Underground coal mines contain a lot of rock, as well as the coal seam itself. Under normal conditions, where the rock is not that abrasive, crusher hammers can last up to 12 to 14 weeks. But in conditions where the rock is highly abrasive, crusher hammers can wear out in as little as 4 weeks. Replacing the hammers is time consuming and expensive. Labor and material costs of hammer replacement can be high, but it pales in comparison to the most expensive item, equipment downtime. Mines are increasingly focusing on reducing down-time, and contracting with OEM’s of the equipment to focus on maintenance programs. Such was the case when a major manufacturer of coal crushing equipment for underground mines approached Postle Industries, Inc. to help solve the excessive wear of their customers crusher hammers in a Pennsylvania mine. These hammers were wearing out in 4 weeks. The goal was to increase the service life by 100%. Engineers from both companies corroborated and came up with a novel design that far exceeded the goal of 100%. The current hammers were made of 4140 steel and hardfaced with two layers of a martensitic alloy (~55 Rc). The obvious approach would be to substitute a more wear resistant hardfacing product. However, highly abrasive resistant hardfacing products are traditionally limited to two layers (~ 1/4"). Additional layers results in premature wear and spalling. In addition, once the wear eliminates the hardfacing layer, accelerated wear occurs in the less wear resistant base metal. Since the current hammers wear to an inch or more before being retired, a more aggressive approach to this problem was required. The application clearly required a thick, highly abrasive resistant product, coupled with a procedure that would not result in premature spalling. Postle engineers suggested that their new "AR INLAY" process (patented) should be considered. The process basically consists of creating deep cavities in a working face and subsequently flood welding these cavities with Postalloy® Inlay 93, a highly abrasion resistant alloy, designed for use with the AR Inlay process. The final surface could then be capped with traditional hardfacing products if desired. In this case, it was felt that a single layer of an iron-based, tungsten carbide alloy, Postalloy® 299-MCO would be effective.
The final design required additional changes. The first design change was a substitution of the base alloy from 4140 to AR400. Unfortunately, AR 400 was in short supply at the time and T1 steel was substituted. T1 is considerably softer and far less wear resistant than AR 400, but in order to meet the next change out of hammers on the crusher, T1 was selected. To facilitate a quicker hammer change out, a bolting system was substituted for the previously welded procedure. This resulted in a slightly shorter wear depth over the current hammers which could possibly compromise hammer longevity. To accommodate the Inlay process, six 1-3/8" diameter holes were to be drilled into the face of each hammer to a depth of 1-1/2 inches. These holes were slightly staggered to accommodate the irregular shape of the hammer face.
The following procedures were used to flood weld the cavities with Postalloy® Inlay 93 and apply a hardfacing layer of Postalloy® 299-MCO. A complete set of hammers (10) were prepared using the above procedures, installed and monitored closely. After the 4th week, when the hammers are usually scheduled to be retired, the Inlay hammers showed little sign of wear. A good deal of the Postalloy®299-MCO was still in tact. After the 6th week, the wear was starting to penetrate into the Inlay 93. From that point on the wearing process oscillated between the Inlay 93 and the T1 matrix material. As the wear increasingly reduced the T1, it left the Inlay 93 standing proud. A point was reached where the proud Inlay 93 started to wear and continued until the T1 started to wear again. The oscillation continued in this manner throughout the life of the hammers. Much of the material to be crushed flows in the center of mill, resulting in a higher hammer wear on the inner hammers. At the end of 16 weeks, it became apparent that the bolt-in design did reduce the hammer wear depth, as mentioned previously, and the hammers were retired. If the previous weld-in design was used, an additional 4 weeks could have been realized, increasing the wear to 20 weeks. This leads to an extrapolated wear life of 400% over the current hammers, far better than the 100% goal. The mine and the OEM were quite pleased and incorporated the new Inlay design on all crushers throughout their mining systems. Clearly the Inlay design is a far superior approach to conventional hardfacing. Various combinations of base material and hardfacing alloys can be employed to overcome the most challenging of wear problems. Thick deposits are now possible, thereby increasing component longevity and decreasing costly down time of heavy equipment.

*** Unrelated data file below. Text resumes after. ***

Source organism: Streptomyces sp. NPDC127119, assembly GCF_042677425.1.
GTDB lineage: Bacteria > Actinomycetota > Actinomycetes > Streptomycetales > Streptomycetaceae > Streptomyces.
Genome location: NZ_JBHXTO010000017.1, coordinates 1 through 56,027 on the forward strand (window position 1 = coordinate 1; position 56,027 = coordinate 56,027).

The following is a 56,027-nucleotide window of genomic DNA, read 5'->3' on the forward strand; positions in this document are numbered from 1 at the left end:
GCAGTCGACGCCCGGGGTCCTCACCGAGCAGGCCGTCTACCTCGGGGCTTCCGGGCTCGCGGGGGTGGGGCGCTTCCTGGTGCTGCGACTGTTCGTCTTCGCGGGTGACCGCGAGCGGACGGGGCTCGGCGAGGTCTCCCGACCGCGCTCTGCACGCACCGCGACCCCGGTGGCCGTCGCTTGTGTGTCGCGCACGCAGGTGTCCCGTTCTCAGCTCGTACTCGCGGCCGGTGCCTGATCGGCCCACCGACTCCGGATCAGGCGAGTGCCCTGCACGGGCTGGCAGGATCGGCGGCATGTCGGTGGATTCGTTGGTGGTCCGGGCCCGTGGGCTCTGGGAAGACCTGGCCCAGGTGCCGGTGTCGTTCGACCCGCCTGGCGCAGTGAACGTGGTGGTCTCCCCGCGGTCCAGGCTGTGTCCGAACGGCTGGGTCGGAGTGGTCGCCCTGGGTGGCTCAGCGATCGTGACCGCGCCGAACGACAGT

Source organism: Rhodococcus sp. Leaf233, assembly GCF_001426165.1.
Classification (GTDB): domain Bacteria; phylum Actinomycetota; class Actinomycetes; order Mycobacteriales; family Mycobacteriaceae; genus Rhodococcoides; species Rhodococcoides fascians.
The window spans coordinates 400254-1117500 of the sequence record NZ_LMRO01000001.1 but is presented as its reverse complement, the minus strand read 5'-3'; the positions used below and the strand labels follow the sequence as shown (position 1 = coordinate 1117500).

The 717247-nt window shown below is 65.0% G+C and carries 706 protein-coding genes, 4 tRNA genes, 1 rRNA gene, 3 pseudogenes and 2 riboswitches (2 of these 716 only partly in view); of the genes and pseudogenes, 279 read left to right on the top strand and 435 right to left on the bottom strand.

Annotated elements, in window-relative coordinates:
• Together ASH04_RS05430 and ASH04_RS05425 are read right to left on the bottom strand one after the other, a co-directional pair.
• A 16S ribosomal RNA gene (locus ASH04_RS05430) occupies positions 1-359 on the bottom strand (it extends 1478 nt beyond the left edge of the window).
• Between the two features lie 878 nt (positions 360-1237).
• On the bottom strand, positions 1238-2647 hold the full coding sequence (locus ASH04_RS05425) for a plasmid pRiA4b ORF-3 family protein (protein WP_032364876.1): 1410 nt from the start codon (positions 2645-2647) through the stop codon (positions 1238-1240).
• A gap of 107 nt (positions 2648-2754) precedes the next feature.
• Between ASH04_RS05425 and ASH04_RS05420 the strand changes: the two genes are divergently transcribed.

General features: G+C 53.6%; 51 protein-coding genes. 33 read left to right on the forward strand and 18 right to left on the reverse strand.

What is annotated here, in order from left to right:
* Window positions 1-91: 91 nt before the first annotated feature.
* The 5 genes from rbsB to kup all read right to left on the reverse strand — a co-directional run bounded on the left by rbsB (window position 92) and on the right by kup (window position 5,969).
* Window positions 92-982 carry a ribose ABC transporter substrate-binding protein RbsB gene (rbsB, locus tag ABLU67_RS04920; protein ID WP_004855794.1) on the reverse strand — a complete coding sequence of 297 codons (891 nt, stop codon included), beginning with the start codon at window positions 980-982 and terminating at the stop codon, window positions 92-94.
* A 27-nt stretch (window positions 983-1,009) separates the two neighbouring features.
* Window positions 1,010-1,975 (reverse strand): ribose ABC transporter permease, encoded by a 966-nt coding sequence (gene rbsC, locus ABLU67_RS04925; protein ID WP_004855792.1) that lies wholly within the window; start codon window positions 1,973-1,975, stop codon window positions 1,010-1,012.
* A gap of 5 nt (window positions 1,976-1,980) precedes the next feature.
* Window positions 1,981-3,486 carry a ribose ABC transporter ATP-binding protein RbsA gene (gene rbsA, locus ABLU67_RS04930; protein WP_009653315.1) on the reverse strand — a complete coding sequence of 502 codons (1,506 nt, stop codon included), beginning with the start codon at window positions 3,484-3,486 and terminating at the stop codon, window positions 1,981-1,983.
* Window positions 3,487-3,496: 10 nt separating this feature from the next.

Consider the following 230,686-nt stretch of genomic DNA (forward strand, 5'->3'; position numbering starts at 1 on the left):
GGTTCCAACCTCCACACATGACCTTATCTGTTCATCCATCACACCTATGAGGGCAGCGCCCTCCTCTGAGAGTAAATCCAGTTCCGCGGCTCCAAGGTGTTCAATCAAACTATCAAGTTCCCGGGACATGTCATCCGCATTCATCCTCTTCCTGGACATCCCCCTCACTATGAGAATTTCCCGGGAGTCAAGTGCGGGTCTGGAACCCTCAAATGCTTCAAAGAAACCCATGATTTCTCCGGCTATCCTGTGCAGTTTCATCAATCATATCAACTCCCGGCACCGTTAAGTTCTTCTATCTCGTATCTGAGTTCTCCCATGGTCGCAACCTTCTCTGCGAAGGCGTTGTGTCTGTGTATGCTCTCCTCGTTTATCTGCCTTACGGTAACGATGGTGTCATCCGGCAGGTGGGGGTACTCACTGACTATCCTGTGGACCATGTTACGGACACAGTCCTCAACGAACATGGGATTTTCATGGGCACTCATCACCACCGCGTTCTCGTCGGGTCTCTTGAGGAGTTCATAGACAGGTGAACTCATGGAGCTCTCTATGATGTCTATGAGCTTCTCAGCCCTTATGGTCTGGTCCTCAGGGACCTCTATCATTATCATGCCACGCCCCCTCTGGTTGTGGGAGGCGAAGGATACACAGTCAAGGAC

Clean all holes thoroughly, making sure water, oil and debris are removed.
Preheat the hammer to 700ºF Starting at the bottom of the hole, weld in circular mode with Postalloy® Inlay 93 and with appropriate shielding gas.
Fill the hole thoroughly while maintaining a minimum interpass temperature of 700ºF. Do not stop welding until the hole is filled.
Before breaking the arc, use crater filling techniques to put a slight crown on the deposit. This will help prevent cracking.
Immediately after filling the hole, peen the deposit surface. This will also help reduce cracking.
Preheat hammer to 250ºF.
Use stringer bead welding technique with Postalloy® 299-MCO. No shielding gas required.
Deposits are slag free and will check crack.
Complete the hardfacing while maintaining a 250ºF interpass temperature. 2 Layers maximum.
Slow cool to room temperature.
Peening is not required.
Worn and New Hammer Comparison (prior to hardfacing)
AR Inlay Hammer produces 400% increase in wear life